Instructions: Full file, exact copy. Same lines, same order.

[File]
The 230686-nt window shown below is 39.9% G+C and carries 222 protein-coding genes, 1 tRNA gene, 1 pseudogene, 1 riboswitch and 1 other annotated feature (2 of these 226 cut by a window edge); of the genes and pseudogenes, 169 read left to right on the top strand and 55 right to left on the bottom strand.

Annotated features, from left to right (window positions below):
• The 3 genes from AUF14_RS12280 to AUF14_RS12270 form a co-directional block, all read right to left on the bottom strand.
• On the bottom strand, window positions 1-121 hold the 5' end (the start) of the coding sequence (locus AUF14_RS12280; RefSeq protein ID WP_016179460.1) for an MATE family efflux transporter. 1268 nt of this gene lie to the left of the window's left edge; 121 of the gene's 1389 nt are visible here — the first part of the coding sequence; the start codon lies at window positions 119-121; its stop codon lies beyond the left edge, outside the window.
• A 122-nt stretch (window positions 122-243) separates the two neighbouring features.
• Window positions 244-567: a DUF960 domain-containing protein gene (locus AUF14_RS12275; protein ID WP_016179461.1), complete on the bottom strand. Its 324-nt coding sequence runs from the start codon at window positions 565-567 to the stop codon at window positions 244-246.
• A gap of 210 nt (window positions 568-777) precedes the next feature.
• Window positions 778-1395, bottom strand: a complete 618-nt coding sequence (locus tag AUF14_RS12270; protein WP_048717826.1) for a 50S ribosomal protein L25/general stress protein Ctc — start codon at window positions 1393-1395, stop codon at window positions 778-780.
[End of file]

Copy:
The 230686-nt window shown below is 39.9% G+C and carries 222 protein-coding genes, 1 tRNA gene, 1 pseudogene, 1 riboswitch and 1 other annotated feature (2 of these 226 cut by a window edge); of the genes and pseudogenes, 169 read left to right on the top strand and 55 right to left on the bottom strand.

Annotated features, from left to right (window positions below):
• The 3 genes from AUF14_RS12280 to AUF14_RS12270 form a co-directional block, all read right to left on the bottom strand.
• On the bottom strand, window positions 1-121 hold the 5' end (the start) of the coding sequence (locus AUF14_RS12280; RefSeq protein ID WP_016179460.1) for an MATE family efflux transporter. 1268 nt of this gene lie to the left of the window's left edge; 121 of the gene's 1389 nt are visible here — the first part of the coding sequence; the start codon lies at window positions 119-121; its stop codon lies beyond the left edge, outside the window.
• A 122-nt stretch (window positions 122-243) separates the two neighbouring features.
• Window positions 244-567: a DUF960 domain-containing protein gene (locus AUF14_RS12275; protein ID WP_016179461.1), complete on the bottom strand. Its 324-nt coding sequence runs from the start codon at window positions 565-567 to the stop codon at window positions 244-246.
• A gap of 210 nt (window positions 568-777) precedes the next feature.
• Window positions 778-1395, bottom strand: a complete 618-nt coding sequence (locus tag AUF14_RS12270; protein WP_048717826.1) for a 50S ribosomal protein L25/general stress protein Ctc — start codon at window positions 1393-1395, stop codon at window positions 778-780.